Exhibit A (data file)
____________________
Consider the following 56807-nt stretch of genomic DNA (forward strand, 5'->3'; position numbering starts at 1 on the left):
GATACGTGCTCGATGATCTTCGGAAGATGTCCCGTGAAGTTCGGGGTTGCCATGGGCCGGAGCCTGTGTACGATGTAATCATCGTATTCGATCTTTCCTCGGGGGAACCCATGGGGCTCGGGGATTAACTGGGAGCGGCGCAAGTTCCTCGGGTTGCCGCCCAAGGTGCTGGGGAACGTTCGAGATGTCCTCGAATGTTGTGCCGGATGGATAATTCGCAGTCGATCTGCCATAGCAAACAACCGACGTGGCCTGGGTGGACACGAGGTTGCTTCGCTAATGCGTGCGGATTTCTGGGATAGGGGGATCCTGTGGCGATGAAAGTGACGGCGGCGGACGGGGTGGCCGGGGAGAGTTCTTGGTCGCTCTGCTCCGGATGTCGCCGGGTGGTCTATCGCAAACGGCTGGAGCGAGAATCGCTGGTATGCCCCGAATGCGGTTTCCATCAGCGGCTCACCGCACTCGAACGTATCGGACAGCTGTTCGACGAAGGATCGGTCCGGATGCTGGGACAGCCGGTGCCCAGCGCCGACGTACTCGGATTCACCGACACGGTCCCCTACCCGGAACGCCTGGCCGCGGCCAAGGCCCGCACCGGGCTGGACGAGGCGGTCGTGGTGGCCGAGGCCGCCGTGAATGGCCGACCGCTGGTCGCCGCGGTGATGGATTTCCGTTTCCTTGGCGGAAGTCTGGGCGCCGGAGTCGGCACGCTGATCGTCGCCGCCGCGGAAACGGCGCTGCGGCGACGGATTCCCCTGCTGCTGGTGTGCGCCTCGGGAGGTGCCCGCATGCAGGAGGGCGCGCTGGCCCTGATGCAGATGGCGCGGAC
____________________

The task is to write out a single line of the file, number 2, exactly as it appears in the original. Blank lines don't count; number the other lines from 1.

GATACGTGCTCGATGATCTTCGGAAGATGTCCCGTGAAGTTCGGGGTTGCCATGGGCCGGAGCCTGTGTACGATGTAATCATCGTATTCGATCTTTCCTCGGGGGAACCCATGGGGCTCGGGGATTAACTGGGAGCGGCGCAAGTTCCTCGGGTTGCCGCCCAAGGTGCTGGGGAACGTTCGAGATGTCCTCGAATGTTGTGCCGGATGGATAATTCGCAGTCGATCTGCCATAGCAAACAACCGACGTGGCCTGGGTGGACACGAGGTTGCTTCGCTAATGCGTGCGGATTTCTGGGATAGGGGGATCCTGTGGCGATGAAAGTGACGGCGGCGGACGGGGTGGCCGGGGAGAGTTCTTGGTCGCTCTGCTCCGGATGTCGCCGGGTGGTCTATCGCAAACGGCTGGAGCGAGAATCGCTGGTATGCCCCGAATGCGGTTTCCATCAGCGGCTCACCGCACTCGAACGTATCGGACAGCTGTTCGACGAAGGATCGGTCCGGATGCTGGGACAGCCGGTGCCCAGCGCCGACGTACTCGGATTCACCGACACGGTCCCCTACCCGGAACGCCTGGCCGCGGCCAAGGCCCGCACCGGGCTGGACGAGGCGGTCGTGGTGGCCGAGGCCGCCGTGAATGGCCGACCGCTGGTCGCCGCGGTGATGGATTTCCGTTTCCTTGGCGGAAGTCTGGGCGCCGGAGTCGGCACGCTGATCGTCGCCGCCGCGGAAACGGCGCTGCGGCGACGGATTCCCCTGCTGCTGGTGTGCGCCTCGGGAGGTGCCCGCATGCAGGAGGGCGCGCTGGCCCTGATGCAGATGGCGCGGAC